30-Day Challenge

Everyone loves a good 30-day challenge. Renegade Millionaire Robert Minton says he loves them because they compound:

“If you continue each 30 day challenge after the initial 30 days, you can dramatically change your life as time passes. One positive change becomes 6, 12, 24, 48 positive changes.”

And it’s true. Great habits that you can keep going after the challenge is complete feel really good. For those of us writers out there (and I suspect we are legion) I thought it could be fun to start the new year with an Editing Challenge.

So I’m thinking about editing and how best to invent this challenge that works for everybody, and apparently a Google search for “30 Day Editing Challenge” is a great way to get results—if you’re into film editing. (Which is not what I was looking for.) There are tons of images, Pinterest hits, and YouTube clips focused on 30-day challenges for AV peeps, many having to do with favorite tv characters or songs. But “30 Day Editing Challenge” presents a severe dirth of suggestions for writerly folks, which kinda surprised me.

Then it hit me. We can play the 30-Day Minimalism Game!

Day 1 – get rid of 1 thing
Day 2 – get rid of 2 things
Day 3 – get rid of 3 things

Only we’ll discard edited pages! See! It’s brilliant, right!? (Total genius. I know. Sometimes I amaze even myself.) And you can use the hashtag “minsgame” if you’re an Instragrammar (te he) like me.

The idea would be to take a huge stack of edits you’ve gotten back from peers, profs, or printed out and marked up yourself, and commit yourself to working through that stack, whittling it down to nothing by the end of the month.

I had trouble holding everything still with the measuring tape in one hand and the camera in the other, but my stack is roughly 2″ tall. (And that’s just for the project I’m currently working on.) I’m not the only one who has one of these, right?

But maybe not everybody has a physical pile of pages, and a 30-day editing challenge could use some more editing-based structure. So then I thought, hey, we could work through editing and revision tips and tricks, kind of a mix n’ match style build-your-own. That way everybody can apply what works best for them. And Expert Editor Duncan Koerber helpfully provides 100 tips! That’s more than enough to choose from, surely? Pick one a day for 30 days. But just in case, if you’re the kind who wants specific, daily structure, Writerly Life’s Blair Hurley did exactly that.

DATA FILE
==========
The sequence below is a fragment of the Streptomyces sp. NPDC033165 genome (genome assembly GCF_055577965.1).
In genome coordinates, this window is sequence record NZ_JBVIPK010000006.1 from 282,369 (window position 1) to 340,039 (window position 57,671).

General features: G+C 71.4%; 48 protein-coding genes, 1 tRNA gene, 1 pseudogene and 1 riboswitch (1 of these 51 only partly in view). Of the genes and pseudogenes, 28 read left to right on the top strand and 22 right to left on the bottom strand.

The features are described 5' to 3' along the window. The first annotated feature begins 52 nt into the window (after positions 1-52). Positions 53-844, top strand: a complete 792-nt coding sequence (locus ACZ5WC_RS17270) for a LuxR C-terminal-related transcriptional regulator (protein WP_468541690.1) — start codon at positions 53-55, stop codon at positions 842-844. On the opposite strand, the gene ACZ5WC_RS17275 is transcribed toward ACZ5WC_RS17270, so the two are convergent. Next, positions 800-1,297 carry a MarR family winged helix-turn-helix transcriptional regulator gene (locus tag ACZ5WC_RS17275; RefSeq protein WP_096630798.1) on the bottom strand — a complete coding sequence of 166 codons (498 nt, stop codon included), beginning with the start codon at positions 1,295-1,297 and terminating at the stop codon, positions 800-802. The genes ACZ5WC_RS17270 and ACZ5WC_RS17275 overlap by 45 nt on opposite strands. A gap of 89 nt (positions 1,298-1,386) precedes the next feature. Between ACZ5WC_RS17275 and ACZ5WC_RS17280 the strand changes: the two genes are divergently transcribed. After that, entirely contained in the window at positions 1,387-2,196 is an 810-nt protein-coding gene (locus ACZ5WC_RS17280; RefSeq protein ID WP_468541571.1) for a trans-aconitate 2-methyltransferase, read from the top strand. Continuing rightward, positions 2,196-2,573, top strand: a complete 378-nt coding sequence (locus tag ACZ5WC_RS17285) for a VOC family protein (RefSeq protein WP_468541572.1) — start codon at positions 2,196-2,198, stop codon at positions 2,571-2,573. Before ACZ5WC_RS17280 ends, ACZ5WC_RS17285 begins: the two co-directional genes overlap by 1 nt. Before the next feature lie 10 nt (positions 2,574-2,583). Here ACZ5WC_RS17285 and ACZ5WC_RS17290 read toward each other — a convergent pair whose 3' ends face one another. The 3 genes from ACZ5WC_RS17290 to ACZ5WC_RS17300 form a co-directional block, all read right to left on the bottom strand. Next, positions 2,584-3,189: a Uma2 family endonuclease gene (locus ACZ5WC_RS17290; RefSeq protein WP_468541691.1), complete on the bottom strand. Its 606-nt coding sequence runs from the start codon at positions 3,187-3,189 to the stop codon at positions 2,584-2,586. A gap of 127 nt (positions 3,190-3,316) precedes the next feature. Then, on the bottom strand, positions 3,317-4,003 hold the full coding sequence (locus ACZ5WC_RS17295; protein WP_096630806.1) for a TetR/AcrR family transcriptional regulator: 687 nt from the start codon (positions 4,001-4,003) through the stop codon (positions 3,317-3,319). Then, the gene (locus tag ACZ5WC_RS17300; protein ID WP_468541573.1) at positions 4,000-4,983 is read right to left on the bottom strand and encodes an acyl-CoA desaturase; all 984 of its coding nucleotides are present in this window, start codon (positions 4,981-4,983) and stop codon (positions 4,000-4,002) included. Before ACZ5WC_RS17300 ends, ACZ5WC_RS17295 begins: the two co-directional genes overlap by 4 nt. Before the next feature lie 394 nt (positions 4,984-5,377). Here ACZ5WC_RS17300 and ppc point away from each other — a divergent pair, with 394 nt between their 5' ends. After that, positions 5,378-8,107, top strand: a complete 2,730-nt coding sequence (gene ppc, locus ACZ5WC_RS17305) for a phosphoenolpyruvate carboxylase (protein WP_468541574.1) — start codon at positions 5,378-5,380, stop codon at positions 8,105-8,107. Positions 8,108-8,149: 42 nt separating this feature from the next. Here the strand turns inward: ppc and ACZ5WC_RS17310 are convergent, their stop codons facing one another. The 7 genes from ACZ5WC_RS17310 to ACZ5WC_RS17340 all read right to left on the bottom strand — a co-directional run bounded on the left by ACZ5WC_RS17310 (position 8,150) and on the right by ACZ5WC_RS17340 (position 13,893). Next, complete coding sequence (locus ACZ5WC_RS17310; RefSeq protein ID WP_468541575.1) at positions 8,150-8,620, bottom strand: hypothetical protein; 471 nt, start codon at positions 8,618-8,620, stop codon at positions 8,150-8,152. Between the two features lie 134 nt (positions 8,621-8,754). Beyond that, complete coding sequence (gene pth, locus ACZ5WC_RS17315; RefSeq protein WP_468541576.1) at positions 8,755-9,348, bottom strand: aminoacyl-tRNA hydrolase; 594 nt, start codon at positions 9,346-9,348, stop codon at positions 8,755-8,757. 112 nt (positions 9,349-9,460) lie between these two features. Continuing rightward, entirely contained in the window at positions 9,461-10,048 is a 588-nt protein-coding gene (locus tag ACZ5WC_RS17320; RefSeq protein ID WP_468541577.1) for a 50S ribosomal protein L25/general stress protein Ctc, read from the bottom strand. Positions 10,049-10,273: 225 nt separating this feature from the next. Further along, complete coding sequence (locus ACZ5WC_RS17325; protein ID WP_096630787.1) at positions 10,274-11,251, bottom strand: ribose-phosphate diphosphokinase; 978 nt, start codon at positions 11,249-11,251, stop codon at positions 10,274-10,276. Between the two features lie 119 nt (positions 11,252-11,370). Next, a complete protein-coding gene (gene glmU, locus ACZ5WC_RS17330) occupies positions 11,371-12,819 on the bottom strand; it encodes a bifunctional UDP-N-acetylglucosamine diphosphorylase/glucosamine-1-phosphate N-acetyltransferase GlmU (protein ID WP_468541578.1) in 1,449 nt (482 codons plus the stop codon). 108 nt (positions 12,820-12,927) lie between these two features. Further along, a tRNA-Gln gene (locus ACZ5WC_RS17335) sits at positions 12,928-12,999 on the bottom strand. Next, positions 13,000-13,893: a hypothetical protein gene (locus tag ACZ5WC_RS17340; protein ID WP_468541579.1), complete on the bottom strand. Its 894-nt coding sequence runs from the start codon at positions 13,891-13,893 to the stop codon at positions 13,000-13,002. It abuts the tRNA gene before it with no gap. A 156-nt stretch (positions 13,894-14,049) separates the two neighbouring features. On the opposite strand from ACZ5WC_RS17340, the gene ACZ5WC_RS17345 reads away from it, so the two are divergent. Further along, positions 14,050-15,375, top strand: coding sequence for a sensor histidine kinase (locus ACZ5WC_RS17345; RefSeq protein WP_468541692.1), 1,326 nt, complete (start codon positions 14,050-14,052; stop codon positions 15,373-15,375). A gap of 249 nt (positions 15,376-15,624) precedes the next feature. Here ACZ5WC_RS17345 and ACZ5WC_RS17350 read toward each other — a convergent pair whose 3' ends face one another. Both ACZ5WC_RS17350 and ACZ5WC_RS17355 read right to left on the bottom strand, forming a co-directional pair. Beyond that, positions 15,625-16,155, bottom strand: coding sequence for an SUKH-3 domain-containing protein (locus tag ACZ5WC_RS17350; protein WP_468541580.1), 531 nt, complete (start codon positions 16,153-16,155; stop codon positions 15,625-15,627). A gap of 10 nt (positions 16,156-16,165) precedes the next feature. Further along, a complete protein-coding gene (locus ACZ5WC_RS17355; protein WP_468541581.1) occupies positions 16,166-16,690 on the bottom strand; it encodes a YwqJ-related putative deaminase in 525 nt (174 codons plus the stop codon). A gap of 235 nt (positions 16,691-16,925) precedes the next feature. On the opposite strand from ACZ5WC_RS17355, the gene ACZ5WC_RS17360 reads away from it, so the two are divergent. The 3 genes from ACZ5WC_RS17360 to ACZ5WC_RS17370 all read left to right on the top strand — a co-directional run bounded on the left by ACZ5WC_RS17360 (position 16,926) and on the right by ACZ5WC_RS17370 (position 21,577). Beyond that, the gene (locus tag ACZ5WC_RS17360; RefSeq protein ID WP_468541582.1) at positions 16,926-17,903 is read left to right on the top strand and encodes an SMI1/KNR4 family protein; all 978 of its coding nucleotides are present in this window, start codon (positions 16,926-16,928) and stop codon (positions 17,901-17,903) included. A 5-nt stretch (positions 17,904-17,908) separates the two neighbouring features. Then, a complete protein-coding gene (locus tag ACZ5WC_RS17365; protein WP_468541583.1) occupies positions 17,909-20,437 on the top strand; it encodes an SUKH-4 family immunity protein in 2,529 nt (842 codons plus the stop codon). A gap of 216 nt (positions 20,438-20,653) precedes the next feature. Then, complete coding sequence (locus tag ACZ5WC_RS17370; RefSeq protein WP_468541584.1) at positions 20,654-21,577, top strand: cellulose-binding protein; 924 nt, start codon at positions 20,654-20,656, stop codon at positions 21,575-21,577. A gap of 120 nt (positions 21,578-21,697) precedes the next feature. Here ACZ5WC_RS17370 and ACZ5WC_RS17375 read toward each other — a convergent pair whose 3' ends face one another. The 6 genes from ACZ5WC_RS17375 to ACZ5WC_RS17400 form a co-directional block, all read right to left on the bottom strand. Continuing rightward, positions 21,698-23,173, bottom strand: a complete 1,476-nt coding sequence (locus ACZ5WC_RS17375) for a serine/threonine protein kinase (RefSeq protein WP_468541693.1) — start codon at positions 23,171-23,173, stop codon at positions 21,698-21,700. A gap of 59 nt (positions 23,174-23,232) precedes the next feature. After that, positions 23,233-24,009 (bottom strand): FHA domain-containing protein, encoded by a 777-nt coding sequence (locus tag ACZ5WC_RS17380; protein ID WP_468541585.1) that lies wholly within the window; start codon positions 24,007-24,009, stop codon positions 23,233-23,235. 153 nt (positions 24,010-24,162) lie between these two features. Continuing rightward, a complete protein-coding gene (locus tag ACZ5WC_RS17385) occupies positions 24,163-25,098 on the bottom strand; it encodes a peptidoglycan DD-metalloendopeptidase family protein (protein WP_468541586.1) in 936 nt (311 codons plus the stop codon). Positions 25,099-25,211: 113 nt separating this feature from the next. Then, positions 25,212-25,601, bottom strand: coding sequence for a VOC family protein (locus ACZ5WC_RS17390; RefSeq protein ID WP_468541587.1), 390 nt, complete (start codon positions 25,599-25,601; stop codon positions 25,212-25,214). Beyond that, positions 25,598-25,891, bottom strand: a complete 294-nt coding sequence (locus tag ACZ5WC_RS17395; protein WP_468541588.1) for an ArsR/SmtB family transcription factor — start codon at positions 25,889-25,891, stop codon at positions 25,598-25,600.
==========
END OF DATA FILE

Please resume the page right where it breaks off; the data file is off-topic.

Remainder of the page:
Maybe you don’t have feedback from other people, but you’ve got something on the page that’s in a sorry state—perhaps a nano novel recently scribed? You could print that out. Or you could do a “file–> save as” to save the original to judge against the copy you’re changing.  Because deleting 18 pages counts as 18 pages even if you can’t “see” the result! For the nano-ers, here are 6 steps to try from the nano blog, and not surprisingly, Lifehacker has some good words for us too.

If all of this sounds like great fun but you just want to quick-fast-and-in-a-hurry version, I’ve compiled some of the most common editing and revision suggestions below:

  • Show Don’t Tell – mark up your draft with two different colors, one for Show, and one for Tell. It’s okay to use both (action and narration) but if you’ve got huge unbroken chunks of just one or the other, you might look closer.
  • Active vs Passive – mark up your draft with two different colors, one for Active, and one for Passive.

Try These Tools


The Writing Center says:

  • Proofread for only one kind of error at a time. If you try to identify and revise too many things at once, you risk losing focus, and your proofreading will be less effective. It’s easier to catch grammar errors if you aren’t checking punctuation and spelling at the same time. In addition, some of the techniques that work well for spotting one kind of mistake won’t catch others.